Quantcast Vehicle Barrier Selection Checklist

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MIL-HDBK-1013/14
perimeter roads to traffic, hardening building 827 against increased blast-loading conditions or
accepting additional risk to the structure.
For static perimeter barriers, it is important to note that weight alone will not prevent
penetration. As described in 8.2.2.2, concrete barriers used to protect against vehicle impact should
be anchored to a concrete foundation, if the impact angle is expected to exceed 30 degrees.
7.5
Vehicle Barrier Selection Checklist. The following checklist incorporates the selection
process and the vehicle barrier design and installation requirements. Answers to the checklist
questions should be used during the selection process for both active and passive barriers.
Design factors:
1.
What is the explosive threat?
2.
What is the weight of the threat vehicle?
3.
Is there sufficient standoff distance between the planned barrier and the protected structure?
4.
What is the expected speed of the vehicle?
5.
Can the speed of the vehicle be reduced?
6.
What is the calculated kinetic energy developed by the moving vehicle?
7.
Have all impact points along the perimeter been identified?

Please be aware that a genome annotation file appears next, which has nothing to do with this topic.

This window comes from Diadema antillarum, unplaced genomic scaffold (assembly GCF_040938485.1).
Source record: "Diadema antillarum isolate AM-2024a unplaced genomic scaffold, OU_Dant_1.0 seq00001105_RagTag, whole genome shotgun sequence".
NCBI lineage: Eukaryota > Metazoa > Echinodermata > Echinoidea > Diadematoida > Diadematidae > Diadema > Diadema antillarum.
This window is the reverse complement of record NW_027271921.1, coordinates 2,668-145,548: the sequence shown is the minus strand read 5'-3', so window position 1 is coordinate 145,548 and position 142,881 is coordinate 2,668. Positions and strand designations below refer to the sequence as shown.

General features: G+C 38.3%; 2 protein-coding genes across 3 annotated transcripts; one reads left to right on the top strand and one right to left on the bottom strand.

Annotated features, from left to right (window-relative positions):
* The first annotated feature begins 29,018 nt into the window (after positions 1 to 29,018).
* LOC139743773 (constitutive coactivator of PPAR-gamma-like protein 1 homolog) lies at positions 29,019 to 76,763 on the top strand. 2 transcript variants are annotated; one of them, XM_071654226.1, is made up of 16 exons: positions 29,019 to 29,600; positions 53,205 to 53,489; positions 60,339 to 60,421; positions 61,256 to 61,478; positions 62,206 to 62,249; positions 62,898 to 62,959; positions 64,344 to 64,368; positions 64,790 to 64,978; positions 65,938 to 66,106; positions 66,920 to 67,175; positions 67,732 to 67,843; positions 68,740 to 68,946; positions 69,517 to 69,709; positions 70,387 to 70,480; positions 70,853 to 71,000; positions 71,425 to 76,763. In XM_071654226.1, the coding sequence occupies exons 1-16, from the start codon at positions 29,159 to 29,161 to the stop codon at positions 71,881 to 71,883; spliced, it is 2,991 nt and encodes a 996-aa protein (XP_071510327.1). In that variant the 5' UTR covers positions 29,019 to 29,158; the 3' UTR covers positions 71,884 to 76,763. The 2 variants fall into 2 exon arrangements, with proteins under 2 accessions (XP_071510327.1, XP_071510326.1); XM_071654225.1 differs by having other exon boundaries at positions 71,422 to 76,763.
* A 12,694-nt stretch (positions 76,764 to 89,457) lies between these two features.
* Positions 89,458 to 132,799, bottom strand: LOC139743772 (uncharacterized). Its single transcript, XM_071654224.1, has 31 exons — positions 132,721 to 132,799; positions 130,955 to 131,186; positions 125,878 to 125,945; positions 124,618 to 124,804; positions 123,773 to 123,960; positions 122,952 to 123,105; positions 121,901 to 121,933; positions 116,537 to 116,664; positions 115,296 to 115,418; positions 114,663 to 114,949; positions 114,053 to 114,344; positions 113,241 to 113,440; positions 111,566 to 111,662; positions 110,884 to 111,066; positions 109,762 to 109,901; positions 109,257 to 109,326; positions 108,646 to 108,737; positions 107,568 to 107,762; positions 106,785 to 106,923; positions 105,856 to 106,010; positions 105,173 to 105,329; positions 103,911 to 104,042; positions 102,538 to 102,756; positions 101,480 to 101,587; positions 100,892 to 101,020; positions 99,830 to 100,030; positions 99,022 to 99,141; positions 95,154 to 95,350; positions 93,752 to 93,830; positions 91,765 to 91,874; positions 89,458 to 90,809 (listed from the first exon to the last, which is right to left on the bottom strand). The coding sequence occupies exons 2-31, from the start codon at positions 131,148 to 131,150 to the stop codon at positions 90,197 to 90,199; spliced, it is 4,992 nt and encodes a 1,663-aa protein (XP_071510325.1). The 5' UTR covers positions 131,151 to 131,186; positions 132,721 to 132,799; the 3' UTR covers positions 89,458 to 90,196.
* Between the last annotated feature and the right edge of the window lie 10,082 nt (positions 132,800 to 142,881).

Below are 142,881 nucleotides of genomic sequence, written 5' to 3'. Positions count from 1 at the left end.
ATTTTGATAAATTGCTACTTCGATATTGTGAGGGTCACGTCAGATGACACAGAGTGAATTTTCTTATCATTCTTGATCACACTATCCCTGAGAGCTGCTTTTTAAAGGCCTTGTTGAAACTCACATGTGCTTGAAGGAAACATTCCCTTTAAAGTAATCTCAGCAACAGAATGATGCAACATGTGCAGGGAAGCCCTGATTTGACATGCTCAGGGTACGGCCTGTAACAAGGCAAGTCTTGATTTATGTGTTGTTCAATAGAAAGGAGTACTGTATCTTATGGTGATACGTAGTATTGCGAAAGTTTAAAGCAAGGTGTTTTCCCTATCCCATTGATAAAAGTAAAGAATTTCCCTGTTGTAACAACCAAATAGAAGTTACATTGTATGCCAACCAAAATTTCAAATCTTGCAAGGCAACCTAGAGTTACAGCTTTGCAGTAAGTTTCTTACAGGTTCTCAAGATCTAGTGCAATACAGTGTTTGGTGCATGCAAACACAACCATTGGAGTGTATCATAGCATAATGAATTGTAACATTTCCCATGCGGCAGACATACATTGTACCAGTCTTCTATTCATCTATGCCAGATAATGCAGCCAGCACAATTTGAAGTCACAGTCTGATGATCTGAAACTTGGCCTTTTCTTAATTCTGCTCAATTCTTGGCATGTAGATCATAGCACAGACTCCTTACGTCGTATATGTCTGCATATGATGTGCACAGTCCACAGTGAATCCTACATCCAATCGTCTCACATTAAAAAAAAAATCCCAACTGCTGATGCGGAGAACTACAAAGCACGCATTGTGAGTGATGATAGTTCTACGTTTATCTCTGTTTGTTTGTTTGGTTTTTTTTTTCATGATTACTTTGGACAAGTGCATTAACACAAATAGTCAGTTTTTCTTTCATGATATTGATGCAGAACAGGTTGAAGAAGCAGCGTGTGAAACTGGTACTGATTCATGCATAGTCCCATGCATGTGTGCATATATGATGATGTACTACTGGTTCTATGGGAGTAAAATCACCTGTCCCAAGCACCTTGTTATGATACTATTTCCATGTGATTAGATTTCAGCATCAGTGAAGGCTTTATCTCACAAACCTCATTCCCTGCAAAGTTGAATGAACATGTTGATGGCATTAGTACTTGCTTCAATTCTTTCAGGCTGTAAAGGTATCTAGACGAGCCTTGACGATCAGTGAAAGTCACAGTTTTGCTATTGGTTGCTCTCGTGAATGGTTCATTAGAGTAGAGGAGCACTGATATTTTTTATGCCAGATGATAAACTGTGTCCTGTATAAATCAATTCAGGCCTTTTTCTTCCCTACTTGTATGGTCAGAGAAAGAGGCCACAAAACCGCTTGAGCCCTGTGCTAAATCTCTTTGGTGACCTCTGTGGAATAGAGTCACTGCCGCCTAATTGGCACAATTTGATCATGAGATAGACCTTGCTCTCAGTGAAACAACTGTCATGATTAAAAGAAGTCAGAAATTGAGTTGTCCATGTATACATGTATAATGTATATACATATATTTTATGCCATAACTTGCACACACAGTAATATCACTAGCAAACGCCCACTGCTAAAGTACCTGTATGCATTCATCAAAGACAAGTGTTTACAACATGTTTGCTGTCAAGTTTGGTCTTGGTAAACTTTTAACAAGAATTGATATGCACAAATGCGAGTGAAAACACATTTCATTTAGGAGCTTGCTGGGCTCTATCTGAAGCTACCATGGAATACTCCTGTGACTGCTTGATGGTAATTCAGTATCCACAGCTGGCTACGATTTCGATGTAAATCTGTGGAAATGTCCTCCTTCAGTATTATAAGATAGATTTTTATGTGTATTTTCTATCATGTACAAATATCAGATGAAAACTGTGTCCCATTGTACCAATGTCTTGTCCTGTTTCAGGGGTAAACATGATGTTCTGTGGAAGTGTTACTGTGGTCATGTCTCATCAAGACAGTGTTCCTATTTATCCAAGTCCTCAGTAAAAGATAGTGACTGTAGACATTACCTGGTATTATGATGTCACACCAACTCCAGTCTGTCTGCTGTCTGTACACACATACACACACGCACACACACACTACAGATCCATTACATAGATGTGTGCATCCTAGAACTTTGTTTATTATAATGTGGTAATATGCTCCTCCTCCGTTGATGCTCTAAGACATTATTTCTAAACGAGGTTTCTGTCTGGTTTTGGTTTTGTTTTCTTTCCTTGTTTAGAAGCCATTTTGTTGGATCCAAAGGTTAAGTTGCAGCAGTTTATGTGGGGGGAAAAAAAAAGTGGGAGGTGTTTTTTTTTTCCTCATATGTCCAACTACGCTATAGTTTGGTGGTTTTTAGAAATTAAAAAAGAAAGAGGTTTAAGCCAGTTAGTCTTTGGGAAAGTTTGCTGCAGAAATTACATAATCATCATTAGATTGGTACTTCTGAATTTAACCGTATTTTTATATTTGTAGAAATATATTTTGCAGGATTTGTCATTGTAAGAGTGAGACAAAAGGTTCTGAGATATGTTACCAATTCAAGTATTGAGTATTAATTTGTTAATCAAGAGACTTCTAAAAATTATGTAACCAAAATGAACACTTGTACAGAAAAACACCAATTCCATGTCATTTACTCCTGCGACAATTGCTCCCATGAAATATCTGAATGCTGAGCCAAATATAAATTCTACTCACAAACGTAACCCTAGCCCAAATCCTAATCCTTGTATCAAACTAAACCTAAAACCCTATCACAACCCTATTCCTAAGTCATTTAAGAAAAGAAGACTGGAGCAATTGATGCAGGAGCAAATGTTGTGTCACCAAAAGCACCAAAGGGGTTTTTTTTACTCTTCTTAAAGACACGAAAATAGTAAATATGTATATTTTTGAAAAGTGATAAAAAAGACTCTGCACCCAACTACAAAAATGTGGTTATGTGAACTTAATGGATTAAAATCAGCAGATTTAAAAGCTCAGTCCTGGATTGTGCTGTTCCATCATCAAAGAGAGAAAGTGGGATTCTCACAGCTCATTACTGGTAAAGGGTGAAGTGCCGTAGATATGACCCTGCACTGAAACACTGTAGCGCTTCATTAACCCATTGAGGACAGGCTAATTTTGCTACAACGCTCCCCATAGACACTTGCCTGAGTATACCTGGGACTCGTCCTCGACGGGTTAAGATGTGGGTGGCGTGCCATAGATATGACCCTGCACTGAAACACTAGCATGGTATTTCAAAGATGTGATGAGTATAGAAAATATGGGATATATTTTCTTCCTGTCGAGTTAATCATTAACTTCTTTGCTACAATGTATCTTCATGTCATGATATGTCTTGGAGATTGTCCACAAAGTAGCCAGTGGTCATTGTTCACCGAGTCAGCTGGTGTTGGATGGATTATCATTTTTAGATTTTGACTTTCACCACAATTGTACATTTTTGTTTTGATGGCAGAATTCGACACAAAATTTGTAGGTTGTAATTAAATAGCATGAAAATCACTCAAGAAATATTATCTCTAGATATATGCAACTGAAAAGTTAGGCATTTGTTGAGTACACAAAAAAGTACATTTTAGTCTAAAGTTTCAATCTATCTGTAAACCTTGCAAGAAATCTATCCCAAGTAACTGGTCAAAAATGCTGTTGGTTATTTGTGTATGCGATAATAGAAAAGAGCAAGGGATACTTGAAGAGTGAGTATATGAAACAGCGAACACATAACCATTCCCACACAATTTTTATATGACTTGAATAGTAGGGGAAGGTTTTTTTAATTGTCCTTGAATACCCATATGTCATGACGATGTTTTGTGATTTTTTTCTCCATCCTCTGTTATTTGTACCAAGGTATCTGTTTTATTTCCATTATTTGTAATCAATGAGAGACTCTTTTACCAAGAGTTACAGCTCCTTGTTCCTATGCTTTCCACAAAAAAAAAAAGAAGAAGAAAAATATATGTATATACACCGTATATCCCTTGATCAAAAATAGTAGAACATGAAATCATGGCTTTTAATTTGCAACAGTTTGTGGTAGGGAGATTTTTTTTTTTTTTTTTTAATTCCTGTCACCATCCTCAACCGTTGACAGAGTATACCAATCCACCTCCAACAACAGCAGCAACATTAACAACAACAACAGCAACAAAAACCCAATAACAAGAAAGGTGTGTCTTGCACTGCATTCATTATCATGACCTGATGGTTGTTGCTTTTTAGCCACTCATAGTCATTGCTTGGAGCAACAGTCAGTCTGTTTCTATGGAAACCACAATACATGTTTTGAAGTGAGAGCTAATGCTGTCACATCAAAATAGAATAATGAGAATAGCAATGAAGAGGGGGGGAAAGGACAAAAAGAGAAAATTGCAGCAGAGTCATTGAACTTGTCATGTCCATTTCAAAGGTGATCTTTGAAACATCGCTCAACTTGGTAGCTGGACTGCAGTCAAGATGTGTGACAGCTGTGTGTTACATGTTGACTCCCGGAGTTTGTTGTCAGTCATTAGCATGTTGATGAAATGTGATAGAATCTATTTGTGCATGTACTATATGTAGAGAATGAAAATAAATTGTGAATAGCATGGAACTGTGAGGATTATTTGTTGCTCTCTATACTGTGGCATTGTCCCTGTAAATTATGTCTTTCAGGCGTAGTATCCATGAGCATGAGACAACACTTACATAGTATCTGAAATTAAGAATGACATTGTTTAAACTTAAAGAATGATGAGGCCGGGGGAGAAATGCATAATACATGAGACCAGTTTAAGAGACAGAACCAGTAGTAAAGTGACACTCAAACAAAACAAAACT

8.
Have the number of access points requiring vehicle barrier installation been minimized?
9.
What is the most cost-effective active barrier available that will absorb the kinetic energy
developed by the threat vehicle?
10. How many barriers are required at each entry point to meet throughput requirements?
11. What is the most cost-effective passive barrier that will absorb the kinetic energy developed by
the threat vehicle?
12. Will the use of esthetic barriers at some locations be necessary?
13. Is penetration into the site a factor?
14. If penetration into the site is a factor, is the standoff distance adequate after impact?
15. Will traffic flow be affected by the barrier's normal cycle rate?
16. Will the active barrier need to be activated at a rate higher than the normal rate?
17. Will the barrier be required to be normally open (allow traffic to pass) or normally closed (stop
traffic flow?
18. If normally open (allowing traffic flow), is adequate distance available between the guard post
and the barrier to allow activation and operation of the barrier?
19. Will the barrier be subject to severe environmental conditions?
20. Do passive barriers installed along the perimeter provide equivalent protection to the active
barriers?
21. Do passive barriers interfere with established clear zone requirements?
22. In case of power failure, will the barrier fail open or closed?
23. Is this a temporary or permanent installation?
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